Vascular calcification is a very common event in patients affected by diabetes and chronic kidney disease (CKD). Recently, it has been well documented that abnormalities in mineral and bone metabolism in CKD patients are associated with increased morbidity and mortality. Elevated serum phosphate and calcium-phosphate product levels play an important role in the pathogenesis of vascular mineralization in uremic patients and also appear to be associated with increased cardiovascular mortality. Together with classical passive precipitation of calciumphosphate in soft tissues, during the last decade it has been demonstrated that inorganic phosphate may cause extraskeletal calcification directly through a real “ossification” of the tunica media in the vasculature of CKD patients. Therefore, control of phosphate retention is now an even more crucial target of treatment in patients affected by chronic kidney disease. (Heart International 2006; 2: 6-11)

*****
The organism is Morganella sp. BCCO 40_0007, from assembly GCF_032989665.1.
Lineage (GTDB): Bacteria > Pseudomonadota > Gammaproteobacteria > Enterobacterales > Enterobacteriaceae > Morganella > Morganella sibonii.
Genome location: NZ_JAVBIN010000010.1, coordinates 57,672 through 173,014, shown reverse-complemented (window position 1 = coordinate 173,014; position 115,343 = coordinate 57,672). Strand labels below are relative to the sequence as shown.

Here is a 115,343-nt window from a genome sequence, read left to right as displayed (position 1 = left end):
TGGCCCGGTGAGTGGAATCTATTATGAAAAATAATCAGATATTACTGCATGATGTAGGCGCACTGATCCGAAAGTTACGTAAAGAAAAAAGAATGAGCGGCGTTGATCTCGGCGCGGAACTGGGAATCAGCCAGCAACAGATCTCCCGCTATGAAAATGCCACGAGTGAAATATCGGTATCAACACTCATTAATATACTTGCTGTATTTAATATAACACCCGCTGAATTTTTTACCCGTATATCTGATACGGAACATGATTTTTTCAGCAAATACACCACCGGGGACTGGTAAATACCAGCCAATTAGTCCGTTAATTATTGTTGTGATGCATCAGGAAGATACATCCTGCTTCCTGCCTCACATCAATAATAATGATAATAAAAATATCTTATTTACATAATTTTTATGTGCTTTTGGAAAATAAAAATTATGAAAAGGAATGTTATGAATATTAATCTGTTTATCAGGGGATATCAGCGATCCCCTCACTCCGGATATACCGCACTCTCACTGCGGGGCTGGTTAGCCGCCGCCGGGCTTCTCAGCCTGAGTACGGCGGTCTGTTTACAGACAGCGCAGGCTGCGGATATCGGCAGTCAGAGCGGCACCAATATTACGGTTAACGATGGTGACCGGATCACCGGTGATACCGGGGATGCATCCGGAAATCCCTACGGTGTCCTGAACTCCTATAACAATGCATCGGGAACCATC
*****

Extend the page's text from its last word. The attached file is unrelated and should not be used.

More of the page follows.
Vascular calcification, Phosphate, Chronic kidney disease
Mario Cozzolino, MD, Renal Unit, Ospedale San Paolo, Azienda Ospedale San Paolo, Via A. di Rudinì, 8, 20142 Milano – Italy, firstname.lastname@example.org
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